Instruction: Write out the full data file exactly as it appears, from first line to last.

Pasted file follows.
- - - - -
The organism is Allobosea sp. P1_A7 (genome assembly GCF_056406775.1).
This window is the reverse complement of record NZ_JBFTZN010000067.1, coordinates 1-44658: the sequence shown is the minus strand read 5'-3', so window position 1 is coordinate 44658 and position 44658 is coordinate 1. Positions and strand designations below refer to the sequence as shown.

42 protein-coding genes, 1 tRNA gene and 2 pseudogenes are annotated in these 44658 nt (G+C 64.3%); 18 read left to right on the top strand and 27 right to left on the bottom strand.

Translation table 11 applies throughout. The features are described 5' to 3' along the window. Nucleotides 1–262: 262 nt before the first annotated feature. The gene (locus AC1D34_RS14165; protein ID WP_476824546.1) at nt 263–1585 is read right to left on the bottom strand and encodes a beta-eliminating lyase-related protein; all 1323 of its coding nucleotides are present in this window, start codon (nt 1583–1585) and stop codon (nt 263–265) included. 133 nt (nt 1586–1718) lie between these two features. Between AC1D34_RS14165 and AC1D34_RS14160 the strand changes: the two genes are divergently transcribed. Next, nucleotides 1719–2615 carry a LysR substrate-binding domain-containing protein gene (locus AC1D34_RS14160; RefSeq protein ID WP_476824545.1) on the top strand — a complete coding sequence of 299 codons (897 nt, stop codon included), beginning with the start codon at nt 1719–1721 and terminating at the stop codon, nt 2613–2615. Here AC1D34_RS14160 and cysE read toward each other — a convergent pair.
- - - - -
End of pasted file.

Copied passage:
The organism is Allobosea sp. P1_A7 (genome assembly GCF_056406775.1).
This window is the reverse complement of record NZ_JBFTZN010000067.1, coordinates 1-44658: the sequence shown is the minus strand read 5'-3', so window position 1 is coordinate 44658 and position 44658 is coordinate 1. Positions and strand designations below refer to the sequence as shown.

42 protein-coding genes, 1 tRNA gene and 2 pseudogenes are annotated in these 44658 nt (G+C 64.3%); 18 read left to right on the top strand and 27 right to left on the bottom strand.

Translation table 11 applies throughout. The features are described 5' to 3' along the window. Nucleotides 1–262: 262 nt before the first annotated feature. The gene (locus AC1D34_RS14165; protein ID WP_476824546.1) at nt 263–1585 is read right to left on the bottom strand and encodes a beta-eliminating lyase-related protein; all 1323 of its coding nucleotides are present in this window, start codon (nt 1583–1585) and stop codon (nt 263–265) included. 133 nt (nt 1586–1718) lie between these two features. Between AC1D34_RS14165 and AC1D34_RS14160 the strand changes: the two genes are divergently transcribed. Next, nucleotides 1719–2615 carry a LysR substrate-binding domain-containing protein gene (locus AC1D34_RS14160; RefSeq protein ID WP_476824545.1) on the top strand — a complete coding sequence of 299 codons (897 nt, stop codon included), beginning with the start codon at nt 1719–1721 and terminating at the stop codon, nt 2613–2615. Here AC1D34_RS14160 and cysE read toward each other — a convergent pair.